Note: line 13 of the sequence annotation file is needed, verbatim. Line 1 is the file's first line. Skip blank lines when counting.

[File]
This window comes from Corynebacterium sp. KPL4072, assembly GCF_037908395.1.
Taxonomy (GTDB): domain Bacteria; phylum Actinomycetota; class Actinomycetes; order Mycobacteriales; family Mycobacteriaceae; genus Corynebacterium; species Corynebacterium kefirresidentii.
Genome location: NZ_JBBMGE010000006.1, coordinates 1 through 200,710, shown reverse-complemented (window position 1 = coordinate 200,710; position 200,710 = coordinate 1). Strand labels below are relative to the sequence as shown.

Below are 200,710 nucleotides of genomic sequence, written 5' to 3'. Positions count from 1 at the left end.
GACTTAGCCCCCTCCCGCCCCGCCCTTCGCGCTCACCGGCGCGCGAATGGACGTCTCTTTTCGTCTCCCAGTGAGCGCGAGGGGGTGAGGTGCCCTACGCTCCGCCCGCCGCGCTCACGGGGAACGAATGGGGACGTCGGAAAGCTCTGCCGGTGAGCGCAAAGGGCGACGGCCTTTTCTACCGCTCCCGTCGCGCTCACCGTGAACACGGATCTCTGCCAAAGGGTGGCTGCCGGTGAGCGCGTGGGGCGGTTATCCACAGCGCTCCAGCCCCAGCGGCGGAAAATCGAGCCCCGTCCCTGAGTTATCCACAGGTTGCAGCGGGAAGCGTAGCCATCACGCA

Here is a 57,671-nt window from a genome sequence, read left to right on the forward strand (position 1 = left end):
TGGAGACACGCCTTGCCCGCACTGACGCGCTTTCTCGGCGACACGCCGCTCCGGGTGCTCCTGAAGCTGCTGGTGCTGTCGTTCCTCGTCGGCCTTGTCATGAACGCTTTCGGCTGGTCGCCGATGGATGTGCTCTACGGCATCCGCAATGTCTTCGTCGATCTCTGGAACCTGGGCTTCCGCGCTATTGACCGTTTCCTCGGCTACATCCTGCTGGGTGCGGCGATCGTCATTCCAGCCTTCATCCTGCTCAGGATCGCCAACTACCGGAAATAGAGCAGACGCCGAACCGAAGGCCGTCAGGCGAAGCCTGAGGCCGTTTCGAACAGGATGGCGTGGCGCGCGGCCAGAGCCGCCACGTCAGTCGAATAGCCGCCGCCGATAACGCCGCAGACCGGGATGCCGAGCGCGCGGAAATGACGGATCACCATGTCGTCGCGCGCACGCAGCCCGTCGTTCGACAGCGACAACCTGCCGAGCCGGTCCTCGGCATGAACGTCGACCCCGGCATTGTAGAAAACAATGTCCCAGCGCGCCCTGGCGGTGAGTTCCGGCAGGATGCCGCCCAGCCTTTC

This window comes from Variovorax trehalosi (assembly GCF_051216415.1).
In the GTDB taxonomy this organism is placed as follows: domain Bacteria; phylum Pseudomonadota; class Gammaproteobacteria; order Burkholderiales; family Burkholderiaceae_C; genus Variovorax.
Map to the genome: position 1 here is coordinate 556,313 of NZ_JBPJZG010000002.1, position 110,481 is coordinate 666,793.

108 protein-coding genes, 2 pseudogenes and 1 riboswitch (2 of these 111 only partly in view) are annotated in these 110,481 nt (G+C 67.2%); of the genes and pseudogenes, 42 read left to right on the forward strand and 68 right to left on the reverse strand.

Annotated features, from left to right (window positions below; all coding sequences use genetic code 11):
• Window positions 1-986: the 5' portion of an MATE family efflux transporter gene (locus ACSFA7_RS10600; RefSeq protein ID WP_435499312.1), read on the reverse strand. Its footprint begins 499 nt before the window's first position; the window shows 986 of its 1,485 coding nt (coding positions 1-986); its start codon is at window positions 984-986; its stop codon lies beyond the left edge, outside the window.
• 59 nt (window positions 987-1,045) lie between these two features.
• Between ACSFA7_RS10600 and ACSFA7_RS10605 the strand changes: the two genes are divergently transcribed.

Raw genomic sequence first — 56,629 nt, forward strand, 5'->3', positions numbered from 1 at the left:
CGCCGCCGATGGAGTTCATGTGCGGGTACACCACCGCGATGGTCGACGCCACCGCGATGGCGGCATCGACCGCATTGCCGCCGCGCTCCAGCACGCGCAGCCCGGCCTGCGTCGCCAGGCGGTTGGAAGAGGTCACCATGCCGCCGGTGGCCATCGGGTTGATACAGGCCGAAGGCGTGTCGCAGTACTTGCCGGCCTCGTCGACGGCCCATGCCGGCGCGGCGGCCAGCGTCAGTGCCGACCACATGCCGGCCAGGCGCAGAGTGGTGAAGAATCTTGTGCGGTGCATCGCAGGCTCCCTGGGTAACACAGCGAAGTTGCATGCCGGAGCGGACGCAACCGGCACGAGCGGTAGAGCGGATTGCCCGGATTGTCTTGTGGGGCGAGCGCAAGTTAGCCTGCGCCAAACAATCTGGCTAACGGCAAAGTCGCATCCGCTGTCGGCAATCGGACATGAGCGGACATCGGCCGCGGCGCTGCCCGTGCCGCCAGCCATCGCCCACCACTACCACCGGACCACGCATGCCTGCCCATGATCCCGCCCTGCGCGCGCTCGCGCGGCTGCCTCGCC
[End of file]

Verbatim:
• Window positions 1-986: the 5' portion of an MATE family efflux transporter gene (locus ACSFA7_RS10600; RefSeq protein ID WP_435499312.1), read on the reverse strand. Its footprint begins 499 nt before the window's first position; the window shows 986 of its 1,485 coding nt (coding positions 1-986); its start codon is at window positions 984-986; its stop codon lies beyond the left edge, outside the window.